MOD selects autonomous ground vehicles for resupply

The MOD’s Defence Science and Technology Laboratory (Dstl) is acquiring five unmanned ground vehicles (UGVs) for military resupply missions.

Part of Project Theseus, which is exploring the use of autonomous vehicles for last mile battlefield logistics, the £5m purchase consists of two separate contracts and builds on Dstl’s Autonomous ‘Last Mile’ Challenge. Three all-terrain Viking 6×6 wheeled UGVs will be delivered by Horiba Mira under a £2.3m deal. Arriving in summer 2020, the Vikings will each be capable of transporting 750kg of supplies to the frontlines.

resupply
Viking

Royal Navy invests in extra-large autonomous submarine

Projects funded for autonomous vehicle cybersecurity

Later in the year, Qinetiq will provide two Titan UGVs. The tracked vehicles consist of a modular system that can be tailored to different missions, including resupply, reconnaissance and combat.

“The systems were chosen as technology demonstrator prototypes for representative further field testing and data collection based on their state of development and the capabilities demonstrated during the Autonomous Last Mile Resupply (ALMRS) project,” Dstl’s autonomy lead, Peter Stockel, told The Engineer.

Dstl will put all the UGVs through scientific and user trials in collaboration with the Combat Service Support Training and Development Unit (CSS TDU) based in Aldershot, alongside other British Army units.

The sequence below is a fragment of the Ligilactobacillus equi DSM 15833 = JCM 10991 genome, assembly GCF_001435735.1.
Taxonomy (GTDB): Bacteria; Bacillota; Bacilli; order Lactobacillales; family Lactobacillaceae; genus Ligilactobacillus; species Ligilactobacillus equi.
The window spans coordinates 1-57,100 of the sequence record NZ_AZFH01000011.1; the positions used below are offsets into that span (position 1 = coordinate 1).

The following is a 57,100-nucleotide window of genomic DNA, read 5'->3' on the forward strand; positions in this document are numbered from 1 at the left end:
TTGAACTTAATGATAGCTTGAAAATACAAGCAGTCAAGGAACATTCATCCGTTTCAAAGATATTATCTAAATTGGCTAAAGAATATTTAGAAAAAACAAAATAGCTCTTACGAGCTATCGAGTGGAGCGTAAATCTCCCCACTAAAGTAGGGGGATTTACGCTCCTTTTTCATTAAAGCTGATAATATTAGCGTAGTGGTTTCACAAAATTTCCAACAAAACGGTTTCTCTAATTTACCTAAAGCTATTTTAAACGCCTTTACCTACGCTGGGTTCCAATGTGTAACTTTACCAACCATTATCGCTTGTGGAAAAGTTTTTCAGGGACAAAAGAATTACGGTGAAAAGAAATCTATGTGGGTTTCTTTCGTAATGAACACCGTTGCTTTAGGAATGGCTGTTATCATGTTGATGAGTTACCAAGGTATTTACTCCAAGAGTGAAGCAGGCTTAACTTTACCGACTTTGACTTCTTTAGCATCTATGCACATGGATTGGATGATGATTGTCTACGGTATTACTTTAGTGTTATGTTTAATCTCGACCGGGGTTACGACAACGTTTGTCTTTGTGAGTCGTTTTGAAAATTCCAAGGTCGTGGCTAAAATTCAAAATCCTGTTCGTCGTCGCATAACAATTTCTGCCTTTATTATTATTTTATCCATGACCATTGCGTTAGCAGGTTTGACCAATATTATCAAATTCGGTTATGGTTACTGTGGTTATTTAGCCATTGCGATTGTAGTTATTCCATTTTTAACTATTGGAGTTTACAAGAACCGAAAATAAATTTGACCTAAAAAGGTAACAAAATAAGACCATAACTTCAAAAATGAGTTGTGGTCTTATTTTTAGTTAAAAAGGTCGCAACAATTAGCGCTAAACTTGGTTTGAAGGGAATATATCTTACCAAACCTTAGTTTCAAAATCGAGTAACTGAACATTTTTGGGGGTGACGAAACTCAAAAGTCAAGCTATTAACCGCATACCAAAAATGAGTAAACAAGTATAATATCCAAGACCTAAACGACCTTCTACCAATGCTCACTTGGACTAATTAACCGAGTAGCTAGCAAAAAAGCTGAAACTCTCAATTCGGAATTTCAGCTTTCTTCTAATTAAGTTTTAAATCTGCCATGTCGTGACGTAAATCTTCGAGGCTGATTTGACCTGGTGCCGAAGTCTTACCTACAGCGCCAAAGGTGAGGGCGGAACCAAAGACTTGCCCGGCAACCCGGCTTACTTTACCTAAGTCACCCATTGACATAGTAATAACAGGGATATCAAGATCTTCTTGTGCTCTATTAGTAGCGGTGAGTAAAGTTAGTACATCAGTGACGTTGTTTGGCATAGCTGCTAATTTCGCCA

resupply
Titan

These early acquisitions are part of a ‘de-risking strategy’ employed by the MOD to explore the capabilities and limitations of autonomous systems for frontline logistics. The UGVs’mobility, safety, vulnerabilities and maintenance requirements will all be tested over the coming months, before another Project Theseus competition is launched by the MOD’s Defence Equipment and Support (DE&S) unit later in the year.

“Maintenance is one of the aspects we will be exploring during the planned trials to inform requirements development and setting for the potential Joint Tactical Autonomous Resupply/Replenishment programme,” Stockel continued.

“Note that the systems being purchased are prototypes and therefore will not provide a definitive answer, they will however provide an early indication  of the skills and facilities that will be required for their operational use.”